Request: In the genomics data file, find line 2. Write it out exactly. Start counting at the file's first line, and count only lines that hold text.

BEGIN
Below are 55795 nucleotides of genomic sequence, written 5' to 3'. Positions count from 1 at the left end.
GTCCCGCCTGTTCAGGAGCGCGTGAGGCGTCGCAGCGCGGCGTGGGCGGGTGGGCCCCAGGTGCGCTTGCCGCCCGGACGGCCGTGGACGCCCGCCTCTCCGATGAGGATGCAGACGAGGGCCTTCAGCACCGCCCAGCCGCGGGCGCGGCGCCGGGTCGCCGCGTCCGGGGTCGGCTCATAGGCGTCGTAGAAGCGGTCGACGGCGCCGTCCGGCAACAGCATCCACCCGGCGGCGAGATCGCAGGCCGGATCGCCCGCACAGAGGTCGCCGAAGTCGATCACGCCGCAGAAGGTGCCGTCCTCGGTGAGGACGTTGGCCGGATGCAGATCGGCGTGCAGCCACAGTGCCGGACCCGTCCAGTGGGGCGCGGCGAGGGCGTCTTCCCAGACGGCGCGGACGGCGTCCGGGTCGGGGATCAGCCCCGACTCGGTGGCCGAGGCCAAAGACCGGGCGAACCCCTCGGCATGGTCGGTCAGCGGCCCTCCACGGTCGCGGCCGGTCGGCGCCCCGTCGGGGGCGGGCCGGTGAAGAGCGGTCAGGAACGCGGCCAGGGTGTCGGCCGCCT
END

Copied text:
GTCCCGCCTGTTCAGGAGCGCGTGAGGCGTCGCAGCGCGGCGTGGGCGGGTGGGCCCCAGGTGCGCTTGCCGCCCGGACGGCCGTGGACGCCCGCCTCTCCGATGAGGATGCAGACGAGGGCCTTCAGCACCGCCCAGCCGCGGGCGCGGCGCCGGGTCGCCGCGTCCGGGGTCGGCTCATAGGCGTCGTAGAAGCGGTCGACGGCGCCGTCCGGCAACAGCATCCACCCGGCGGCGAGATCGCAGGCCGGATCGCCCGCACAGAGGTCGCCGAAGTCGATCACGCCGCAGAAGGTGCCGTCCTCGGTGAGGACGTTGGCCGGATGCAGATCGGCGTGCAGCCACAGTGCCGGACCCGTCCAGTGGGGCGCGGCGAGGGCGTCTTCCCAGACGGCGCGGACGGCGTCCGGGTCGGGGATCAGCCCCGACTCGGTGGCCGAGGCCAAAGACCGGGCGAACCCCTCGGCATGGTCGGTCAGCGGCCCTCCACGGTCGCGGCCGGTCGGCGCCCCGTCGGGGGCGGGCCGGTGAAGAGCGGTCAGGAACGCGGCCAGGGTGTCGGCCGCCT